The Rittenhouse Review

A Philadelphia Journal of Politics, Finance, Ethics, and Culture

Wednesday, November 10, 2004  

Laugh or Cry, Your Choice

It's amazing to see even the smarter segments of the mainstream media are so completely clueless when it comes to understanding how the Bush administration thinks and operates. The editors of the Los Angeles Times, which last I heard included Michael Kinsley of all people, somehow found themselves able to write today, in "Step No. 1 is Reaching Out":

With the resignations Tuesday of Atty. Gen. John Ashcroft and Commerce Secretary Don Evans, President Bush can begin to make good on his pledge to reach out to the half of the country that didn't vote for him.

What pledge is that? Are they referring to the president's November 4 snark: "I'll reach out to everyone who shares out goals"? To the editors of the L.A. Times, that's reaching out to Kerry supporters.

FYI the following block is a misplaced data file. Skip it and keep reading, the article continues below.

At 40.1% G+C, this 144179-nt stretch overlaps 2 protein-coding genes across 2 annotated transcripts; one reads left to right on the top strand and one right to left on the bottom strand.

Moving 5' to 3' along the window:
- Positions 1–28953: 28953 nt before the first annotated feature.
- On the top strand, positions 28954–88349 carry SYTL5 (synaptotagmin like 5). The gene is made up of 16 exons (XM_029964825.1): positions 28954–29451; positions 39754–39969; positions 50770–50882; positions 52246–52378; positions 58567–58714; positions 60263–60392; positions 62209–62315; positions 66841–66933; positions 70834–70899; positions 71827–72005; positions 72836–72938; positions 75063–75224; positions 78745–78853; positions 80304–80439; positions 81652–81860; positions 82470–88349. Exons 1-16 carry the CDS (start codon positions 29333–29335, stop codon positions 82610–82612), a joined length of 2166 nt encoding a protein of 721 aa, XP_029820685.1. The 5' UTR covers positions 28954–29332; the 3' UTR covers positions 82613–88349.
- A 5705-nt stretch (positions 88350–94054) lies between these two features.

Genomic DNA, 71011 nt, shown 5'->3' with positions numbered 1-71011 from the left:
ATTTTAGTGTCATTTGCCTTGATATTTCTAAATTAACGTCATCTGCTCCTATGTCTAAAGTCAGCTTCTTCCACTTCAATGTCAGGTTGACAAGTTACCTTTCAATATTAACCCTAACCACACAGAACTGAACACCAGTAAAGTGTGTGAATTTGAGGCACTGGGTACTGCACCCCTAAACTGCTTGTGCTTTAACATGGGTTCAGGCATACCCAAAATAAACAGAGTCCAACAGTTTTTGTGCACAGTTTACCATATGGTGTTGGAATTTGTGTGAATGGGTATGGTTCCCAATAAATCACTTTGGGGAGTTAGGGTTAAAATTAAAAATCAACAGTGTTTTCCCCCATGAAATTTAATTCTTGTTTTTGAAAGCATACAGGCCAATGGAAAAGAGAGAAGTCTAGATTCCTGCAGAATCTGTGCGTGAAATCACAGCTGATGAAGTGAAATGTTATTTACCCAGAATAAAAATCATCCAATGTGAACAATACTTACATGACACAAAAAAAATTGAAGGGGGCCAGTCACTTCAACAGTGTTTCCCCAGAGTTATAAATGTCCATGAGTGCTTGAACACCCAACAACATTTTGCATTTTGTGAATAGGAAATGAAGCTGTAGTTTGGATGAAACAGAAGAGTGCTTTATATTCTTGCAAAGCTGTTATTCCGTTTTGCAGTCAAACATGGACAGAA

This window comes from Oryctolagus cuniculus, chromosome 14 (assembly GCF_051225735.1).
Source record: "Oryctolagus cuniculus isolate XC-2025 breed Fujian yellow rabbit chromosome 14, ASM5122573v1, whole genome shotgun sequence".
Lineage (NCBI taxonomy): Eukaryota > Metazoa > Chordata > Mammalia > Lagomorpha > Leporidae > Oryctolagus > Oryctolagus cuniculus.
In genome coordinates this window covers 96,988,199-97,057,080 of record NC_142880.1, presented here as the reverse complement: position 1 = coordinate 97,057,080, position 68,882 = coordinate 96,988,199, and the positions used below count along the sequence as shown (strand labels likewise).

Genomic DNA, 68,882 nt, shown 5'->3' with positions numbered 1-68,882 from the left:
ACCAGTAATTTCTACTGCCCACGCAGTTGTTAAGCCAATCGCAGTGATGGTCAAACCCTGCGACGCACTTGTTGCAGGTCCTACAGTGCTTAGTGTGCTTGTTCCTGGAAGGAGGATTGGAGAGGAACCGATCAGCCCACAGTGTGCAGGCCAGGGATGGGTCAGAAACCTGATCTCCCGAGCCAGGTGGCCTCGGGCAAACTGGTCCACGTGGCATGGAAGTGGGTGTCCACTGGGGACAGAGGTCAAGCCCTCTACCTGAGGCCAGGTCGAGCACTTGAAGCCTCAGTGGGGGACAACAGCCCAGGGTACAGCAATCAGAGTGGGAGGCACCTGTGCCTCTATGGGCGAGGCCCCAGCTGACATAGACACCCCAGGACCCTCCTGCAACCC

Relieved of the burden of running for reelection, Bush is now free to pick a more centrist attorney general who will depoliticize law enforcement.

Here's a howler for you:

The president could help himself most by confounding his critics and naming a respected Democrat to the job, someone of former Senate Majority Leader George Mitchell's stature. This would signal that in his second term Bush does not intend to treat the Justice Department as part of his political operation.

The Vegas Line on that one? 1,000 to 1.

Give the editors some credit, though, for this:

The same principle of moderation should apply to foreign policy. Secretary of Defense Donald Rumsfeld should be encouraged to pursue other interests. Bush would vastly enhance the credibility of his national security team if he offered the job to Sen. John McCain (R-Ariz.). Replacing Rumsfeld with Condoleezza Rice, the national security advisor, wouldn't help on the credibility front. Bush might want to bring on board Richard Haass, a skeptic on the Iraq war who ran the largely ignored State Department policy planning staff and now heads the Council on Foreign Relations. Come to think of it, Haass could replace Rice at the National Security Council. While we're at it, wouldn't Dick Cheney like to spend more time with his family?

There are some good ideas in that paragraph, but don't count on seeing constructive changes in the weeks ahead.

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